Global Competitiveness Index 2015: Where Does Bangladesh Stand?

LightCastle Analytics Wing
October 9, 2015
Global Competitiveness Index 2015: Where Does Bangladesh Stand?

The latest Global Competitiveness Index rankings bore good news for Bangladesh, which rose up two places in the Global Competitiveness Index, going from 109 to 107. This ranking, which covers 140 countries, is backed up by a comprehensive assessment of the key factors that determine a country’s current and future prosperity.
While this is encouraging news for Bangladesh’s business and economic prospects, it is important to see the finer details of the Index to get a more complete picture of Bangladesh’s competitive performance.


A country’s GCI score depends on 12 core components or ‘pillars’, which can be aggregated into 3 main groups: basic requirements, efficiency enhancers, Innovation, and sophistication. While Bangladesh’s overall GCI score has indeed increased by 1.1%, its score in 6 of the 12 indicators has actually gone down, compared to its score in 5 other indicators which has increased this year.

Bangladesh’s better performance in the Index mainly stems from its improvement in the basic requirements sub-index. In contrast, its score for efficiency enhancers has decreased by a slight margin, while the score for innovation and sophistication has increased slightly.

Areas in Which Bangladesh has Improved

Bangladesh experienced the most significant improvement in the macroeconomic development area, where the country’s ranking jumped from 72 to 49. This is mainly due to increased confidence in the country’s macroeconomic stability, following a period of relative peace after the political unrest surrounding the war crimes trials in 2013-2014.
The next largest improvements occurred in infrastructure and market size. Transport infrastructure continues to command the largest commitment in Bangladesh’s developmental budget (23.8%)- this has translated to moderate improvements in air transport infrastructure. On the market side, the growing middle class is experiencing a steady growth in disposable income, which has opened up significant market opportunities in the last few years.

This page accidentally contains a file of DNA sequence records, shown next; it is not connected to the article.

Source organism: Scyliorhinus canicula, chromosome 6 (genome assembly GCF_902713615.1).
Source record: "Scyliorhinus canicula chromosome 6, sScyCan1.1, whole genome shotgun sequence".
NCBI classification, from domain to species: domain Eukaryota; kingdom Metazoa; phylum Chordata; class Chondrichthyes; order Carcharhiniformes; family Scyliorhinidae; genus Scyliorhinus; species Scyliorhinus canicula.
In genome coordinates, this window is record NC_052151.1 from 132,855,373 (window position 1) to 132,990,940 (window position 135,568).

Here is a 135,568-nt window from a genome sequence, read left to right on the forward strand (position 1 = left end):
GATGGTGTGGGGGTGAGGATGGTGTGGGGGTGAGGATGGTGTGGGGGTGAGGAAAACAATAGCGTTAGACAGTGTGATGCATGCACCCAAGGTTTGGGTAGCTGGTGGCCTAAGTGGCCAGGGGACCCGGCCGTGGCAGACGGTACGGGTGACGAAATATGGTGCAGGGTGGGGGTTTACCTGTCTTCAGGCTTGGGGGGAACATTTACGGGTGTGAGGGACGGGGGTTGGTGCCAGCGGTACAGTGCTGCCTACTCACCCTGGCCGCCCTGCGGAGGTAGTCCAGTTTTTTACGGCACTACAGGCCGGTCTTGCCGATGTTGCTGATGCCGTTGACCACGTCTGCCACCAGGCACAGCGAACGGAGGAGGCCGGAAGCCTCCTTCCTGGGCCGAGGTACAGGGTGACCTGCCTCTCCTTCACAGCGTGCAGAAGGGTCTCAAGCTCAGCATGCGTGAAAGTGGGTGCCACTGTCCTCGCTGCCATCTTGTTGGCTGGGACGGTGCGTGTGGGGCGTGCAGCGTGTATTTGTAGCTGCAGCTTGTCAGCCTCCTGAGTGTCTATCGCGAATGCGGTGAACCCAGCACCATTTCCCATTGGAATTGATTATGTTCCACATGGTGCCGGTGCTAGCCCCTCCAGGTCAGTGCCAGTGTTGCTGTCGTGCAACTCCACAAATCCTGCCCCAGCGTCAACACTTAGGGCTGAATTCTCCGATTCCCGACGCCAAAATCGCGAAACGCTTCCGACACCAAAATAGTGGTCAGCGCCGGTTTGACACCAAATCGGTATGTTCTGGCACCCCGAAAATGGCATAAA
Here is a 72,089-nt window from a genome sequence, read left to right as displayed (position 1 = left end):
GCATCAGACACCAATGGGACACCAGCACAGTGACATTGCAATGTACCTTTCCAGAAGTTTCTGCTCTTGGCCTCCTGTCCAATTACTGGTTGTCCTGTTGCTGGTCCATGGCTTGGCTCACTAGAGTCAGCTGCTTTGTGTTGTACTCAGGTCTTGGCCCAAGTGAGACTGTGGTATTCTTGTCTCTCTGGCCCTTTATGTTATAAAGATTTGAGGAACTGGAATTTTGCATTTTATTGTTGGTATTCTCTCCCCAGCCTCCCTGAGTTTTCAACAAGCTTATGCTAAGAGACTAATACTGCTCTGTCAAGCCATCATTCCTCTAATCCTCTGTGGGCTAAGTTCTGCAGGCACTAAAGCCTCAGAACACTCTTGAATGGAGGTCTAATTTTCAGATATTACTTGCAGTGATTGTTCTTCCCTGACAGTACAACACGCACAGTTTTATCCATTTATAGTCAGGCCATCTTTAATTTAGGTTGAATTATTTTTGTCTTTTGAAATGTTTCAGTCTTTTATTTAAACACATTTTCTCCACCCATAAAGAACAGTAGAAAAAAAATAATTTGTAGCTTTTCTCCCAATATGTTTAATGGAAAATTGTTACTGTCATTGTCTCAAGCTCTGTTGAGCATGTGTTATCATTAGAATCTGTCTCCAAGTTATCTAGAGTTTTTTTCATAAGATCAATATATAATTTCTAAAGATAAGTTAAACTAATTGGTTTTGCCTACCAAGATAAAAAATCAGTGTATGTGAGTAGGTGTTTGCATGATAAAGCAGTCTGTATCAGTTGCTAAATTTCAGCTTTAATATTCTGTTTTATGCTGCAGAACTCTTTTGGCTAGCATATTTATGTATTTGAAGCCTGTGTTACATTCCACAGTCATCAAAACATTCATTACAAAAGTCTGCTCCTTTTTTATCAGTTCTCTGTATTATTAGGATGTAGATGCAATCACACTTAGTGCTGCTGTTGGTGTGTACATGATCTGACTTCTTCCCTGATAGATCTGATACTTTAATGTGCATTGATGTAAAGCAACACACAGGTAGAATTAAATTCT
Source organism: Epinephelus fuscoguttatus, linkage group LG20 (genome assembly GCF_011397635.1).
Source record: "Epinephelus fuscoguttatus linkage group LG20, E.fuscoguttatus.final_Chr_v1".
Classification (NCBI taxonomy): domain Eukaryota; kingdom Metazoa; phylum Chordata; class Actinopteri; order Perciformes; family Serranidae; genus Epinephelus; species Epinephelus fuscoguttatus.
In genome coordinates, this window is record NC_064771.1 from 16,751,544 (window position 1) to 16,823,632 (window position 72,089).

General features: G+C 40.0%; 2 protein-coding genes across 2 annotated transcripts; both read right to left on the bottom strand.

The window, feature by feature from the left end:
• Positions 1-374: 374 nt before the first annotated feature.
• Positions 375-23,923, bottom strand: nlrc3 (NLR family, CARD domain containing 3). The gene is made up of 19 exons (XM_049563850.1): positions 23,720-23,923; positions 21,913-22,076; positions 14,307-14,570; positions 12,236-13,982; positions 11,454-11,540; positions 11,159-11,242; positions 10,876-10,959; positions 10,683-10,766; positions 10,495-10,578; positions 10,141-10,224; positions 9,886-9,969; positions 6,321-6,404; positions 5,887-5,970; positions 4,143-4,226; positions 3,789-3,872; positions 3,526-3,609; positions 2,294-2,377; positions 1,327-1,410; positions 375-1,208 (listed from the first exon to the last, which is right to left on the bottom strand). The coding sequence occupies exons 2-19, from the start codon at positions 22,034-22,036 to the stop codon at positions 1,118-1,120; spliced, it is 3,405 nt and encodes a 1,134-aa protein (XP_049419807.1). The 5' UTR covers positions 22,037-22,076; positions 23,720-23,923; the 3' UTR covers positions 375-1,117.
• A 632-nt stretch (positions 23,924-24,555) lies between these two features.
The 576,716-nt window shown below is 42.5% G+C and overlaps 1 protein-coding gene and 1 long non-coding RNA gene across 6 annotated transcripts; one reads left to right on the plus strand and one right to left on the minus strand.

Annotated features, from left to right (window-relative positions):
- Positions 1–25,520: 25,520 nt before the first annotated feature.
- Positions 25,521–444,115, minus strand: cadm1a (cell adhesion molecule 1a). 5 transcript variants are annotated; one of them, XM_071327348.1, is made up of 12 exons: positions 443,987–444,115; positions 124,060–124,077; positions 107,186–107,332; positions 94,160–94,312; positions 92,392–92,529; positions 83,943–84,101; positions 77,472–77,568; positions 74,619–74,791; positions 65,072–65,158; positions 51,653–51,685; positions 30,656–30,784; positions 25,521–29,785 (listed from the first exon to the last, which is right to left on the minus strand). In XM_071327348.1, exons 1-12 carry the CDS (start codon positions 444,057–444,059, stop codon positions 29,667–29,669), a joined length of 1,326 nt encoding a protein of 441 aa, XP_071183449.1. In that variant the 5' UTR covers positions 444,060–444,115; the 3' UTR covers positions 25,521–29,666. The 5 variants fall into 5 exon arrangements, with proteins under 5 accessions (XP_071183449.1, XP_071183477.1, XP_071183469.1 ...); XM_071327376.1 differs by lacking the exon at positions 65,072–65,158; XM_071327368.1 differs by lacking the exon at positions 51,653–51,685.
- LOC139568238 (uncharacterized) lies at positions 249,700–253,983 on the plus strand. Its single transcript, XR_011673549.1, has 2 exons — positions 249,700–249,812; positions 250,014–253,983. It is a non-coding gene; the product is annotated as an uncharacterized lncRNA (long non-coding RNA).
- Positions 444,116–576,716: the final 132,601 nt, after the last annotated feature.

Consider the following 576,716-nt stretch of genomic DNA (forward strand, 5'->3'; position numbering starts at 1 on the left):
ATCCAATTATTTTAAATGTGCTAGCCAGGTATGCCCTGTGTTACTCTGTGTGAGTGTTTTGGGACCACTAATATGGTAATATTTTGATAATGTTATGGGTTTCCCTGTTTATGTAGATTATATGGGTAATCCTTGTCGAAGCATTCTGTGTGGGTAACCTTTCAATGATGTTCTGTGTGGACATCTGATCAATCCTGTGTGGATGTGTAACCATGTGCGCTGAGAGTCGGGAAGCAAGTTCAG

Bangladesh’s score in innovation also showed notable improvement. A greater emphasis on IT, supported by substantial government support, as well as increasing internet penetration and cheaper internet access, have contributed to this trend.

Areas where Bangladesh is Lagging Behind

Bangladesh experienced the largest downturn in the financial market development indicator. This stems from multiple financial scandals in recent years and also the fact that the prevailing perceptions about the efficiency and compliance of the financial sector have weakened.

Goods market efficiency also decreased by a significant margin.  This is due to a greater emphasis on trade tariffs, which now account for 13.5% of total import duty, for revenue generation. Other import-related problems, such as cumbersome customs procedures, have also been cited.

The fact that Bangladesh’s score in technological readiness has slightly deteriorated signifies that, although the country has made notable strides in improving its technological infrastructure, perhaps the improvement isn’t occurring fast enough when viewed from a broader context.

The Center for Policy Dialogue (CPD), which works with the World Economic Forum to prepare the Global Competitiveness Report, surveyed 56 business executives about the most problematic factors for doing business in Bangladesh. The top 5 factors cited by the respondents were corruption, inadequate supply of infrastructure, government instability, inefficient government bureaucracy, and lack of access to financing.

How Bangladesh Compares with its Neighbors


With respect to its five neighbors, Bangladesh is performing very averagely, consistently placing 4th in the major sub-indexes except for efficiency enhancers, where it’s 3rd. While Bangladesh is far behind local leaders such as India and Sri Lanka in Basic Requirements, it needs to catch up considerably in regards to Innovation and Sophistication.

Overall, Bangladesh’s state in the GCI rankings can be adequately summed up through this remark made by Mustafizur Rahman, executive director of CPD: “This is not the kind of jump we expected. We are walking, when we need to run.”

WRITTEN BY: LightCastle Analytics Wing

At LightCastle, we take a systemic and data-driven approach to create opportunities for growth and impact. We are an international management consulting firm which creates systemic and data-driven opportunities for growth and impact in emerging markets. By collaborating with development partners and leveraging the power of the private sector, we strive to boost economies, inspire businesses, and change lives at scale.

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